Tough Calls Boards Must Use Common Sense and Resources

Tough Calls

Board members find themselves acting as referees so often, some may feel like they're wearing black-and-white striped shirts. Maybe they're mired in the middle of a conflict between homeowners because one group of gardening enthusiasts is at odds with a group of parents over whether to use a limited space to grow flowers or install play equipment. Another day might find them settling a dispute between two unit owners who are about to duel over noise or food odors.

Settling these conflicts often involve tough choices on the part of HOA administrators, who must weigh the positions of different groups against what's best for the building community at large. It's a balancing act with political, personal, and practical considerations.

Common Problems

For Lori Burger, senior vice president of the Institute of Real Estate Management (IREM) and of marketing and business development for Eugene Burger Management Corporation in Rohnert Park, California, the typical pet peeves among homeowners usually boil down to what she calls the Three P's: “That's people, pets and parking,” she says.

By contrast, most of the conflicts between residents and boards come down to money, in Burger's experience. “Anytime a board increases expenses or there’s a budget issue, it usually stirs up conflict,” she says.

Mary Faith Radcliffe, a principal with RCP Management Company in Princeton, agrees. “In these difficult economic times, a board is often conflicted between raising the maintenance to keep the development in top condition, or cutting back to help the homeowners financially,” she says. “Boards face this difficult decision with the expectation that some of the homeowners will not be happy, whichever decision is made.”

And some of those homeowners may voice their displeasure loudly, even if they themselves are part of the problem. The down economy has strapped many residents financially, causing them to fall behind on monthly maintenance payments. Multiple delinquencies may push a struggling building further into the red, prompting the board to decide that it’s time to cut back on expenses. But if the board opts to scale back pool or doorman hours, even residents in arrears are likely to complain.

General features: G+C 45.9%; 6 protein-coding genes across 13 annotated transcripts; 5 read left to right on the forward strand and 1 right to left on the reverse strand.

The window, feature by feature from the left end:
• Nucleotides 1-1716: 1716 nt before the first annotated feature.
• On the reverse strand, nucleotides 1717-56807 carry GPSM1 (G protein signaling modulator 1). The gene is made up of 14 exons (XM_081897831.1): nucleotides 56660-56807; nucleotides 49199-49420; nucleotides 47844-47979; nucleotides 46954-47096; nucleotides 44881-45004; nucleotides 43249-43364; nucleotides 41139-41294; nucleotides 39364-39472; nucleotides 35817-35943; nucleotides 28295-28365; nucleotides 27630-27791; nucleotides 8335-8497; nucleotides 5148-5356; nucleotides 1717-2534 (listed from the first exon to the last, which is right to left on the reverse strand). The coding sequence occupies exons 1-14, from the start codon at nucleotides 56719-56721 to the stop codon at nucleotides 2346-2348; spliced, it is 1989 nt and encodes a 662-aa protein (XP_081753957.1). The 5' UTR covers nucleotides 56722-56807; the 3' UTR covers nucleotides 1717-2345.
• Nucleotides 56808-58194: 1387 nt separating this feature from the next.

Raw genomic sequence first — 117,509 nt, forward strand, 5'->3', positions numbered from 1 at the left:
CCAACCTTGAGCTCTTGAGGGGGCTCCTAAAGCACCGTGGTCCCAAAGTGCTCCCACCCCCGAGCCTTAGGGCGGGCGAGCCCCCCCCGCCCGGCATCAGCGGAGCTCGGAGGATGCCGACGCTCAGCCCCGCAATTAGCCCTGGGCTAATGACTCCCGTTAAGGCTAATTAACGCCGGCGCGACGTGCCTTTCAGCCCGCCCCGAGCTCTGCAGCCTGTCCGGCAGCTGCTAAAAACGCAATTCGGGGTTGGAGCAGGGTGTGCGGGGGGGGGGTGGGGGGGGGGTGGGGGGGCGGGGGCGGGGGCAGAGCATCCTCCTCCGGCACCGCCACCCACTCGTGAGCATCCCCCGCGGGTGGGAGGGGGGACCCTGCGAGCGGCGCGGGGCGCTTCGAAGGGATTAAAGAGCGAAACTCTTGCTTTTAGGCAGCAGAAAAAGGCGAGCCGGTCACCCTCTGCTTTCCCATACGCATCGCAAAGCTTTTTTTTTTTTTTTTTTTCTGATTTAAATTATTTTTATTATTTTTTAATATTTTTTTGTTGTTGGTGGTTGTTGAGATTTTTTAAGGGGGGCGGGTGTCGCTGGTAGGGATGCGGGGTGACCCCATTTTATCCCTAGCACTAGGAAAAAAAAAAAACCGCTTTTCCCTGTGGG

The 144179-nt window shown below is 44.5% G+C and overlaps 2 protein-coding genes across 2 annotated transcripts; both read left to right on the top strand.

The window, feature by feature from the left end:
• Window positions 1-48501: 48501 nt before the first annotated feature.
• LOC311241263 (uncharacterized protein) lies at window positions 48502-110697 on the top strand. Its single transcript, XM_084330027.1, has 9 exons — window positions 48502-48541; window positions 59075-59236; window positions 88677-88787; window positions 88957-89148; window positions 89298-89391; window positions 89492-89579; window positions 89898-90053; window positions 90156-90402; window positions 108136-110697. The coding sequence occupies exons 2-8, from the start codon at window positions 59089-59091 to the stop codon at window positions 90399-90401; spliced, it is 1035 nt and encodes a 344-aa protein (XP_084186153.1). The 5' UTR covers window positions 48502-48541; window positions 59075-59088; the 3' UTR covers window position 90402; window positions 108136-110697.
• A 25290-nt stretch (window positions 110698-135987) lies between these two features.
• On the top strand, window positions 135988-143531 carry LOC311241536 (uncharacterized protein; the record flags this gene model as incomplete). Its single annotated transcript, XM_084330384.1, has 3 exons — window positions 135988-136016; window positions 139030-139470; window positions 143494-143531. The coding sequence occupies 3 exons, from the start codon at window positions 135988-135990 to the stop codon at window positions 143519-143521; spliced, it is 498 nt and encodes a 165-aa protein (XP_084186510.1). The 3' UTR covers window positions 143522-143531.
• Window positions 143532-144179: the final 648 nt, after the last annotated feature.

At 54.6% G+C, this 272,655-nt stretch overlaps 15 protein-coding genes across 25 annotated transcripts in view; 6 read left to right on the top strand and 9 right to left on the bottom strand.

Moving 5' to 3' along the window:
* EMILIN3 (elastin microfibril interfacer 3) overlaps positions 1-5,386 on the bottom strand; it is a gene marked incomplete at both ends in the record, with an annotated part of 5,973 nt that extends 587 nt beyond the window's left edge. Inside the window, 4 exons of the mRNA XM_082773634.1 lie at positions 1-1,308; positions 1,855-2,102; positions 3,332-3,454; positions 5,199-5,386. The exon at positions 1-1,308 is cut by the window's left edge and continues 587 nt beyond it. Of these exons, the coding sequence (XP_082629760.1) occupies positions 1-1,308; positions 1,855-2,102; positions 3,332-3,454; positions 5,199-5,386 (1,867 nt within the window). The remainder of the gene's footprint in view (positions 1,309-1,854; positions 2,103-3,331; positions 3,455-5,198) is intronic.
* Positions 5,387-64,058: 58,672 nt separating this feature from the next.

Regardless of the nature of the conflict's origin, James Magid, executive director of the Smoke Rise Club condo community in Kinnelon, agrees that good communication can go a very long way toward defusing it. “I had a community where the swimming pool was really under-utilized, particularly between Memorial Day and the Fourth of July. So, the board decided that they just weren't going to open the pool until the Fourth of July thus saving several thousand dollars and putting that money toward other necessary projects.”

That's not what happened however, says Magid. “The board really didn't promote and communicate it well to the members and as a result they really got a lot of heat. From listening to some of the dialogue around the matter at the time, I think that...they could either have made other arrangements or they could have potentially rallied some additional revenues to allow the pool to still open on time. But, I think the point there is that while the board thought it was a prudent thing to do, and a fiscally responsible thing to do, it wasn't promoted well to the community and so the board took a lot of heat.”

Magid recalls another HOA that managed to salvage what could have been a very contentious situation regarding an assessment; “The community that was looking at a multimillion dollar renovation project. We went around and around as to the merits and the best approach to the project...and it started to leak out that this was being considered by the board, and what the financial impact would be to the residents—not only monthly, but over the long-term in 5 or 7 years as it increased assessment. We started to get some negative feedback and some vibes that members were not happy at all, so we mounted a very aggressive information campaign. We put together what I'm going to call storyboards that made a presentation to the members that explained the total project,” according to Magid.

“We actually gave photographs of the improvements—we said, 'Here are the colors of the siding and here's the look of the windows, and here's the reason why we want to do this all at once because everybody will get the benefit as opposed of being staged over two, three, four years.' And ultimately it went over successfully with the residents, even though it started off really on a bad foot.”

Information is Key

Managers and board members alike must be very familiar with the declaration or covenants, the bylaws, and other controlling documents that form the contract between homeowners and association or cooperative corporation. To make any decision, a board must use business judgment, wherein all the facts and circumstances are taken into account, options are identified, and a course of action is decided upon that serves the best interest of the community. A board must act for the benefit of the association—not the benefit of individual board members. They can't discriminate by favoring one homeowner over another—that's not only spelled out in a building's bylaws, but in the law of the land overall.

Being prepared to deal with arguments and conflict is particularly important in the context of resident and board meetings, where business needs to be conducted, records are kept—and board members' skills are on display for all.

“Being well prepared for a meeting is the best way to minimize in-fighting,” says Radcliffe. “It's extremely important for the manager to be as prepared as possible for any potentially confrontational topic, and to have the board members prepared as well. The more factual information presented, the better the chances of avoiding conflict. Get this information to the board members as early as possible so they can read it and digest it prior to the meeting, and make sure the meetings are conducted in an orderly fashion by following Roberts Rules of Order. Most of all, encourage everyone to keep an open mind and partake in the conversation on the issue.”